ghoti, the W.J. Sidis version

Stephen Goranson goranson at DUKE.EDU
Wed Dec 20 13:32:17 UTC 2006

William James Sidis (1898-1944) was a child prodigy who evidently wrote
publications under pseudonyms, and he reportedly would told a
ghoti/fish story.
The following quote also includes a "stage-Frenchman" dialog, since we
have the
1943 claim by C.L. Wrenn that ghoti was from such a speaker:

Billy felt that the elaborate learning of vocabularies and grammars often left
the language student unable to figure things out for himself. He cited the
instance of the American in Paris who wanted to order horseradish with his
dinner, but did not know how to ask for it. "I know the French for "horse' is
'cheval,' he said, and 'red' I suppose is ?rouge,' and if I only knew the
French for ?ish' I could ask for some."

    However, grammar has its irregularities, and one cannot be too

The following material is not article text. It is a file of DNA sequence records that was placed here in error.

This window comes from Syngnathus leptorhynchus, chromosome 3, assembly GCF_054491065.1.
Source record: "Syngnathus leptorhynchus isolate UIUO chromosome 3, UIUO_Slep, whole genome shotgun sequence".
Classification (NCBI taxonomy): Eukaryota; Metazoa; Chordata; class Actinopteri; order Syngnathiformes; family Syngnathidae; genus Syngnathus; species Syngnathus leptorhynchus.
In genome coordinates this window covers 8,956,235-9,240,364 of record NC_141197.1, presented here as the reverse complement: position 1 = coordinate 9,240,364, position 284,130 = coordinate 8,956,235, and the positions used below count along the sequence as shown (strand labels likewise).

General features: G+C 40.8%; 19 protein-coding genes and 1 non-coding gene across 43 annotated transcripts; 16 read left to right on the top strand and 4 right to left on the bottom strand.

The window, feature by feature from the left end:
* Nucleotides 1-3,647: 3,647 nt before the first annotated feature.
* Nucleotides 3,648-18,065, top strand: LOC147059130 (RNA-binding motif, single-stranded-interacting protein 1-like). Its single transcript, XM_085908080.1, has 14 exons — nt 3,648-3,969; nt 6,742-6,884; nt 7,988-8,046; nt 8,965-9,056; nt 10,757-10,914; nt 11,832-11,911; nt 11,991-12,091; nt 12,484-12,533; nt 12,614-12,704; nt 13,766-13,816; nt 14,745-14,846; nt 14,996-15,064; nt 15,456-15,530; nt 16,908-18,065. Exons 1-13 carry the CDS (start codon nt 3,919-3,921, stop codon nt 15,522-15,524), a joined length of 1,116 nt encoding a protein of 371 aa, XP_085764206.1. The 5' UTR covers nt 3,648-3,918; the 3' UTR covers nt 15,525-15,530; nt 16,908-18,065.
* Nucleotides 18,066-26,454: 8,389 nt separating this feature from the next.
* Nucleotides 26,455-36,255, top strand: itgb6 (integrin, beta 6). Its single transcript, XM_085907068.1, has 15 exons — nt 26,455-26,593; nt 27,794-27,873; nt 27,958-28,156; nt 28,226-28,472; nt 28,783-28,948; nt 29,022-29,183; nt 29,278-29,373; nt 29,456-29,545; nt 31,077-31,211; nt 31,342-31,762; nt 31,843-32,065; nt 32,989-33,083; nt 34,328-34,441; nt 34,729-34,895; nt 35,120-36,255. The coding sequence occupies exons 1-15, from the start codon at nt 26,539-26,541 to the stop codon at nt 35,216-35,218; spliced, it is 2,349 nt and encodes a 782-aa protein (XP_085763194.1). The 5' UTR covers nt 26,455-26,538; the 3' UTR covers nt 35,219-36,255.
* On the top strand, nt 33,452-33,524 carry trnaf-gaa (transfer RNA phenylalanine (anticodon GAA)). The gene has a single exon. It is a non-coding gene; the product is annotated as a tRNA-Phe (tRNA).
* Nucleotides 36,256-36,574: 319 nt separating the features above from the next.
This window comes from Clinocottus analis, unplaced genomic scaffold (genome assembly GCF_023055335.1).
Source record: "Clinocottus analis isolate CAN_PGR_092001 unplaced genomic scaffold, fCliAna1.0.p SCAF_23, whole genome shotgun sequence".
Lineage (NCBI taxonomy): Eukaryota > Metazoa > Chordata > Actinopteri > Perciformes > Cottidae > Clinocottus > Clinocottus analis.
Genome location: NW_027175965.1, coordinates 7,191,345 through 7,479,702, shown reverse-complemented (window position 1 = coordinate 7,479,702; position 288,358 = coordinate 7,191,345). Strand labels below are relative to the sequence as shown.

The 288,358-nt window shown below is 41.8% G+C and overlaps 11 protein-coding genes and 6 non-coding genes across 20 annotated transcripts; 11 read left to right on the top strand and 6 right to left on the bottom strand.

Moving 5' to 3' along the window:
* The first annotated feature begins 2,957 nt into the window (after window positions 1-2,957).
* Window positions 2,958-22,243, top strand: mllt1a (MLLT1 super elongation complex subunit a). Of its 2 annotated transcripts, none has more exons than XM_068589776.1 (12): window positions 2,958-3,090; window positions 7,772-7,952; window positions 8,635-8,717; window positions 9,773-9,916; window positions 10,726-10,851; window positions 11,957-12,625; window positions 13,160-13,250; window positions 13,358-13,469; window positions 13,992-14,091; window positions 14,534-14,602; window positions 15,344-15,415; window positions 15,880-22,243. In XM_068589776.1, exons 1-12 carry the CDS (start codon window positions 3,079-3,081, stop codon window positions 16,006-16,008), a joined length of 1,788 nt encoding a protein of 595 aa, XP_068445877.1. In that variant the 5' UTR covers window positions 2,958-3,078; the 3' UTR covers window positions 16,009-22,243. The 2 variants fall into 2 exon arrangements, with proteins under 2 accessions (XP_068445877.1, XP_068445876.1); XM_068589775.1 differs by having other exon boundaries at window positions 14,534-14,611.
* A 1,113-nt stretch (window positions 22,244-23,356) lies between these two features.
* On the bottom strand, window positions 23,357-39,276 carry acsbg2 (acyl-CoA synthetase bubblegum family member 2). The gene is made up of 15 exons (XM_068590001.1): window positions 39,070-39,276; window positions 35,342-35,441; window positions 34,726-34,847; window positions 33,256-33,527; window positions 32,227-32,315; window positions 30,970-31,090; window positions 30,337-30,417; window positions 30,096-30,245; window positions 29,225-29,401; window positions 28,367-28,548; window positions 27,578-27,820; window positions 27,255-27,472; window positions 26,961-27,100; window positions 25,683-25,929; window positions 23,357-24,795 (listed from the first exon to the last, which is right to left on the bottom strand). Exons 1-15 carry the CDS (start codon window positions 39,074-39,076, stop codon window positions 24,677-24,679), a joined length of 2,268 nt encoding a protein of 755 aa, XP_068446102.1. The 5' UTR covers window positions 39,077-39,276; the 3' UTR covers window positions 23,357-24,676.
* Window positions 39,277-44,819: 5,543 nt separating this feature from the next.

though it may not seem logical. Billy used to tell about the
conversation of the
Englishman with the logically minded Frenchman.

    Frenchman: "Ah, you climb the Matterhorn! That is a foot to be proud of.

    Englishman: "Pardon me, sir, you mean "feat."

    Frenchman: "So you climb it more than once, eh?"

    When foreigners tried to pronounce English Billy's sympathy was with them,
for few languages can rival English in inconsistencies, but he thought the man
became too easily discouraged who gave up English lessons when he saw the news

    Once, for dinner, we had a new word. It was not an East Indian dinner, even
though the word might seem to resemble Hindustani. The word was "ghoti,"
pronounced" fish."

    The "gh" is from the pronounciation of "laugh,"--and is "f."

    The "o" is from the pronunciation of "women"--and is "i."

    The "ti" is from the pronounciation of "temptation" --and is "sh."

    Thus "ghoti" is "fish."


Stephen Goranson

The American Dialect Society -

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